Walton County sued over inspection fees in class action complaint

A LAWSUIT filed in March 2020 involves inspections for building permit applications, contending that some building permit applicants have been required by Walton County to “pay twice” for building code inspection services. (iStock photo)

By DOTTY NIST

A court has been asked to require Walton County to reduce fees for building code inspection services charged to property owners, contractors, and other building permit applicants who have hired a private provider for these services in place of obtaining inspection services from the building official.

According to the legal complaint filed on March 23 in Walton County Circuit Court, the county has not reduced its permitting fees to account for cost savings to the county when building permit applicants hire these private providers for inspection services. Applicants in this situation have been “essentially forced to pay twice for building code inspection services,” the complaint alleges.

Blackstone Construction of the Emerald Coast, L.L.C., filed the lawsuit on behalf of the company itself and “a class of individuals and entities who are similarly situated.”

Construction work requiring a building permit also requires plans and inspections to ensure that the work complies with the Florida Building Code. The building code requires certain inspections, among those building, electrical, plumbing, mechanical, and gas inspections.

In 2002, in order to address issues related to building code development and administration, the Florida Legislature created Section 553.791, F.S., which amended laws related to the building code. The section provided for private providers to be hired by building permit applicants under some conditions to perform building inspections and plans reviews in lieu of local building officials.

According to the statute section, a local building official is entitled to audit a private provider in order to ensure that the provider has reviewed the building plans and is performing the inspections as required. These audits are limited to four per month or four times in a calendar unless the building condition is deemed an immediate threat to public safety and welfare.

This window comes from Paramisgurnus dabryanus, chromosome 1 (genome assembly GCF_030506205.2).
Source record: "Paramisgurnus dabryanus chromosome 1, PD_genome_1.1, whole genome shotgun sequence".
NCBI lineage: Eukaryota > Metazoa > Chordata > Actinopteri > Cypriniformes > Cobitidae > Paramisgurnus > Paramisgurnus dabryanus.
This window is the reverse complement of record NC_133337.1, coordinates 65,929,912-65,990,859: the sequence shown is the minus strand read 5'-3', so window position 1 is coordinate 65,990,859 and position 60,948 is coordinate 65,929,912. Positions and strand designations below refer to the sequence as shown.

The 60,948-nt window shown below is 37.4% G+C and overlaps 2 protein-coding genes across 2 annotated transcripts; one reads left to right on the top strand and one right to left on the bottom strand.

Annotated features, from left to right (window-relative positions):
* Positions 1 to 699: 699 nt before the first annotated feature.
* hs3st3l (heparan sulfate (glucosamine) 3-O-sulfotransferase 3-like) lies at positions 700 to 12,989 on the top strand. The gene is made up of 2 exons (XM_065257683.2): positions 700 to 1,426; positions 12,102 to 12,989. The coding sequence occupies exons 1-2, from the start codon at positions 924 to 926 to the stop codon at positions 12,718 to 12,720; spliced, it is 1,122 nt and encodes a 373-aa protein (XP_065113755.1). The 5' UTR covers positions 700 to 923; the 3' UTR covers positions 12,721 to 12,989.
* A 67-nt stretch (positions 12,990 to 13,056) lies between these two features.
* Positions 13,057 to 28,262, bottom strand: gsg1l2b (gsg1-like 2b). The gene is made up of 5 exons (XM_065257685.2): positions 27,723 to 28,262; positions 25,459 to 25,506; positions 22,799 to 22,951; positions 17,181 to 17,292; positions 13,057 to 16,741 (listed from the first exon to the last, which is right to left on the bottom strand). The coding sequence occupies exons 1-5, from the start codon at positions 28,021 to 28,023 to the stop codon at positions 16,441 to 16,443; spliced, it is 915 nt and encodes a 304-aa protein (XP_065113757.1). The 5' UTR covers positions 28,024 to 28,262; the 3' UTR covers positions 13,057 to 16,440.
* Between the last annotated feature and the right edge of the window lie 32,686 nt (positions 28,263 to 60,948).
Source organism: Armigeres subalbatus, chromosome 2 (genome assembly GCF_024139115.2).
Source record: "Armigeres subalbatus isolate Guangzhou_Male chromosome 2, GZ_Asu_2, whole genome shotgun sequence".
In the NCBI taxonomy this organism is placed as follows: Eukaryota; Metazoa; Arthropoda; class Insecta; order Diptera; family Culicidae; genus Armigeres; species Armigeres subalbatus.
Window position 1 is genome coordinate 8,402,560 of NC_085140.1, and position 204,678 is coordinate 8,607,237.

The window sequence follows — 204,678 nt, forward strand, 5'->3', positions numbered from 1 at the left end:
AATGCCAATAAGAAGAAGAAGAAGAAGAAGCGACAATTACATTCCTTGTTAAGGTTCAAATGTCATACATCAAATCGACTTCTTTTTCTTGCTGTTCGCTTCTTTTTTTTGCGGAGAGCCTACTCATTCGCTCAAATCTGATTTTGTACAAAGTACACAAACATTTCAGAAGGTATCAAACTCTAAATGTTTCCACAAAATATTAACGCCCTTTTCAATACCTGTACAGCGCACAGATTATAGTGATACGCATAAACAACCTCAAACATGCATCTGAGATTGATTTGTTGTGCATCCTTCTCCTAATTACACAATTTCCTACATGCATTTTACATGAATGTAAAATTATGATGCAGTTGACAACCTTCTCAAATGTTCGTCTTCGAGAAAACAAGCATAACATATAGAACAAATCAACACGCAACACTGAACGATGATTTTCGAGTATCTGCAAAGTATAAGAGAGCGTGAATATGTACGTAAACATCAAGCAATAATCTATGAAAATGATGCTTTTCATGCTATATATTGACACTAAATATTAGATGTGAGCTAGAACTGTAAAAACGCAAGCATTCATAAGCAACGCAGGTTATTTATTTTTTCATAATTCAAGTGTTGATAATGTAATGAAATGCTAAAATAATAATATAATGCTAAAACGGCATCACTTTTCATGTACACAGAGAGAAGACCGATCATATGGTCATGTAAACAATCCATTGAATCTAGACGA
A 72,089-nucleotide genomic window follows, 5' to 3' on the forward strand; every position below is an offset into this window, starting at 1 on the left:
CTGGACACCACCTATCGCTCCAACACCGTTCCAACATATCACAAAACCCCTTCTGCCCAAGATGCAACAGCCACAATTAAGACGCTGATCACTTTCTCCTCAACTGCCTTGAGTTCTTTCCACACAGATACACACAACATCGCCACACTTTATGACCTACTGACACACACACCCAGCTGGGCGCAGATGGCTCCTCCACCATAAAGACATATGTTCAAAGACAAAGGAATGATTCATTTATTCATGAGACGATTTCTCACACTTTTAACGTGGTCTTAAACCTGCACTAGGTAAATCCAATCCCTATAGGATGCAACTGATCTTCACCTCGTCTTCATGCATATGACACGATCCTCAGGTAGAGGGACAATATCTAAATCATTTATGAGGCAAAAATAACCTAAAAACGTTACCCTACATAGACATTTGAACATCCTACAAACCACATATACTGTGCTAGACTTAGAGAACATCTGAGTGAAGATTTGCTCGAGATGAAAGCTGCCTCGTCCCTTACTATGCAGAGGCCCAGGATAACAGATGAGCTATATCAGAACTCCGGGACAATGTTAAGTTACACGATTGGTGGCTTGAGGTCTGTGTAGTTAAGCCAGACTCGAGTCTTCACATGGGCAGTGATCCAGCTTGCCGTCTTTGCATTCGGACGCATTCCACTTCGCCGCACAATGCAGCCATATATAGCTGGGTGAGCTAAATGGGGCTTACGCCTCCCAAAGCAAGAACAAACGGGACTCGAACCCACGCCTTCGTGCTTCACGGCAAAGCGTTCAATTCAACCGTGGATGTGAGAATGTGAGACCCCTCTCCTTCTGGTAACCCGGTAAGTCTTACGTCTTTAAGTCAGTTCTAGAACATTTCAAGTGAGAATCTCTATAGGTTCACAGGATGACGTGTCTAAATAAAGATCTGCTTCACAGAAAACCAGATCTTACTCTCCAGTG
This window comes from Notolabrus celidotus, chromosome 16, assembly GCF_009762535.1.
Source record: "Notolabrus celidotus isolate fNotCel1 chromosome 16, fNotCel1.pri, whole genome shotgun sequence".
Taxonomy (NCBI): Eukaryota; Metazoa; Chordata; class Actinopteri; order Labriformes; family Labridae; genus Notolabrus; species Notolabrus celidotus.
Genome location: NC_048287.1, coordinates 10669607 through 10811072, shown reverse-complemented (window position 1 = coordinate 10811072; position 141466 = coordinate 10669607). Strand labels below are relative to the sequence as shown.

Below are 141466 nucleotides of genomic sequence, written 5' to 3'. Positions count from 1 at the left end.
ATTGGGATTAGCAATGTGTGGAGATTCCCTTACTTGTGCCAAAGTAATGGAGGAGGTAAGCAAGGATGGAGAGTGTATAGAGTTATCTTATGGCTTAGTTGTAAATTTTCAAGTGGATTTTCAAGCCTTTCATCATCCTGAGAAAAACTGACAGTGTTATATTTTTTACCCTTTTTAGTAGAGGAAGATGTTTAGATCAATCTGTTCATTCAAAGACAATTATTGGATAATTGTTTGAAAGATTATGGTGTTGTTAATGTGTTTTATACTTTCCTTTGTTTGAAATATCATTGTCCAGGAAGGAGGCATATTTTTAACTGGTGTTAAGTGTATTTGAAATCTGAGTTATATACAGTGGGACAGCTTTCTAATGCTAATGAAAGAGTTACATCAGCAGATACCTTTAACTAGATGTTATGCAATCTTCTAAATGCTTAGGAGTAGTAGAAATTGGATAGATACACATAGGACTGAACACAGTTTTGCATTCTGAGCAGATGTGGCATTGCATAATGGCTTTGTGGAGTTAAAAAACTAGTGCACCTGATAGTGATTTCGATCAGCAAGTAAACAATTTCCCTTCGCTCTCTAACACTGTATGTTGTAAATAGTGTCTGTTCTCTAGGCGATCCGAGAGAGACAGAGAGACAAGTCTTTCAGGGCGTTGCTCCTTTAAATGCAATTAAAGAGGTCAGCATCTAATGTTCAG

The statute section states that the intent of the legislation is for building permit applicants (also referred to as fee owners or contractors) to pay reduced fees when a private contractor is hired for an inspection or plans review.

Section 553.791 states, “A local jurisdiction must calculate the cost savings to the local enforcement agency, based on a fee owner or contractor hiring a private provider to perform plans reviews and building inspections in lieu of the local building official, and reduce the fees accordingly. The local jurisdiction may not charge fees for building inspections if the fee owner or contractor hires a private provider; however, the local jurisdiction may charge a reasonable administrative fee.”

According to the lawsuit, “Despite the clear legislative mandate, Walton County has failed to reduce its permitting fees according to its cost savings, causing substantial damages to property owners and contractors by charging and collecting excessive fees in violation of the law.”

Sought through the lawsuit is certification by the court of a “class of individuals and entities who are similar situated,” which would provide for these individuals and entities to join in the lawsuit as “class members” rather than filing separate suits. The lawsuit estimates that the approximate number of class members would be over 1,000.

Requests to the court include that the county be directed to calculate the cost savings associated with building permit applicants hiring private providers for inspections, to maintain a “reasonable schedule of fees for enforcing the Florida Building Code,” to reduce fees for applicants who hire a private provider for inspection in lieu of the local building official providing inspection, and to refrain from charging services related to building permitting services that are not provided by the county. 

Also requested from the court is an order for building permit applicants to be reimbursed “for the amount of fees that they have paid since July 1, 2017 which exceed the amount that the Defendant (Walton County) was legally authorized to charge.”

There has been no responsive filing by Walton County at this time, and no court date has been set.